Economy, Electricity crisis, National grid collapse, PDP members, 2023 presidential election, Petroleum net exporter, Atiku

Former Vice President Atiku Abubakar has urged President Bola Tinubu to adopt the similar reforms of Argentina’s President, Javier Milei, to revive Nigeria’s economy.

Atiku, the presidential candidate of the Peoples Democratic Party (PDP) in the 2023 election, said the reforms of Milei, who was sworn into office in December 2023, should serve as a lesson to Tinubu.

He said this in a statement on Sunday, February 25, 2024.

The former Vice President stated that both Milei and Tinubu inherited a disoriented economy, noting that the Argentine president has returned the country to a place where investors are “starting to believe”.

Atiku said: “I read a recent report in Reuters titled: Argentina’s market double down on Milei as investors ‘start to believe’.

“I took a keen interest in reading the report because I know quite well that Argentina and Nigeria closed the last quarter of the year 2023 on a similar path of economic downturn.

“In the case of Nigeria, a new government was installed at or about the middle of 2023, for Argentina, the new government came on board in December.

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“Both leaders inherited a disoriented economy, but both applied different measures to recovery.

“President Javier Milei of Argentina was sworn into office on 10 December 2023. He inherited a worse condition than Nigeria’s.

“But what he did to return his country to a place where investors are ‘starting to believe’ should serve as a lesson to Nigeria’s Bola Tinubu.

“Nigeria is where we are today simply because of what Tinubu has done or did not do.

“His shifting the blame on the opposition and, even ridiculously, his predecessor is needless and myopic. Market forces don’t play politics. They respond to your actions and inactions.”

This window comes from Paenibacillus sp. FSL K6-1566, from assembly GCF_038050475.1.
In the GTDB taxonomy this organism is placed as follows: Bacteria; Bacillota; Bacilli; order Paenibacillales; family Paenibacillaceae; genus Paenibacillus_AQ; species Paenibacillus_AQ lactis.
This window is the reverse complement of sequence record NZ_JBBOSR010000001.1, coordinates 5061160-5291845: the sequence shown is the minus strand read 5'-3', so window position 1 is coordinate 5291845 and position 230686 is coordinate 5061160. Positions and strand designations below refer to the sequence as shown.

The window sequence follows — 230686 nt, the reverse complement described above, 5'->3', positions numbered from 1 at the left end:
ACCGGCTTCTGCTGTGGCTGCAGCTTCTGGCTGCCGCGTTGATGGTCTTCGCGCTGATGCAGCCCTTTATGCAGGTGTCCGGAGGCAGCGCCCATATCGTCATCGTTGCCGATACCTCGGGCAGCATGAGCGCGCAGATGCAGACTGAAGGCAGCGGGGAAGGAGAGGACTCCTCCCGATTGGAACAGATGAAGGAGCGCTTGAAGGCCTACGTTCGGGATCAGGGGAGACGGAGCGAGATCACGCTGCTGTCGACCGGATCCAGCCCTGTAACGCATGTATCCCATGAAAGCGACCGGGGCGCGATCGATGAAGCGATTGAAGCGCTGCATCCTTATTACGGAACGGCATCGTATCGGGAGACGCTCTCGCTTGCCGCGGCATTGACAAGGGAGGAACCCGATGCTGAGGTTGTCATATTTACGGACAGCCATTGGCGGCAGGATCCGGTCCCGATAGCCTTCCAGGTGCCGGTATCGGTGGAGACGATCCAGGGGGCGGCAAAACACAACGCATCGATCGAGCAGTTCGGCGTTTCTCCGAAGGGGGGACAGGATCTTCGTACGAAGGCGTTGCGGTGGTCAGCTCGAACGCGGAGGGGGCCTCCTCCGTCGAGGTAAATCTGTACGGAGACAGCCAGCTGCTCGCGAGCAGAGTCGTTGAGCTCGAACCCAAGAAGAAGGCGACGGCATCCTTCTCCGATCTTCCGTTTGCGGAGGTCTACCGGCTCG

Atiku noted that Milei’s major campaign promise was to reposition the Argentine economy after years of slow growth, high debt levels, inflation, and 40 per cent poverty rate, saying the president’s first task was to begin implementing measures to achieve greater macroeconomic stability and promote higher global competitiveness.

He added: He came into the office with a comprehensive stabilization plan, which seeks to implement far-reaching measures within the context of a market-oriented economy.

“He started off cutting government expenditure by cutting the size of government and wastages; blocked stealing of government funds, and attracted Foreign Direct Investment (FDI) through concessions, tax holidays, and improved ease of doing business.

“President Milei flies regular business class for all his travels and does not offer the presidential fleet of Argentina for his son’s birthday.

“Likewise, there is no settlement for his hangers-on and political allies through unwieldy and burdensome appointments to public offices.

“Argentina’s Milei did not build the largest government like Tinubu did at a time when our economy was and still on its knees.

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“The examples set by President Milei are the requirement of leadership in a time when the economy has begun to fail the expectations of the people.”

Atiku, however, described the reforms implemented by Tinubu’s administration since inauguration as “ad hoc and hurriedly put together without proper review”.

“Ours is unlike Argentina’s Milei, who is sequencing his reforms.

“Argentina runs a lean government by reducing the number of ministries, privatizing nearly 40 state-owned enterprises, and reducing wasteful spending.

“Conversely, Tinubu in Nigeria increased the number of ministers and ministries and is spending enormous resources renovating houses for himself, his deputy, and the first lady,” the former Vice President added.

Atiku further noted that he is attracted to the reforms in Argentina because Javier Milei’s stabilisation plan bears “a similar emblem with my Recover Nigeria Plan”, adding: “Unless, and until there are clear-cut policies and pathway to economic rejuvenation predicated on a leadership led sacrifice, there will be discontentment, especially among the youths, which may find expression in protests and for which it will be silly to continue to blame the opposition for.”

The Star



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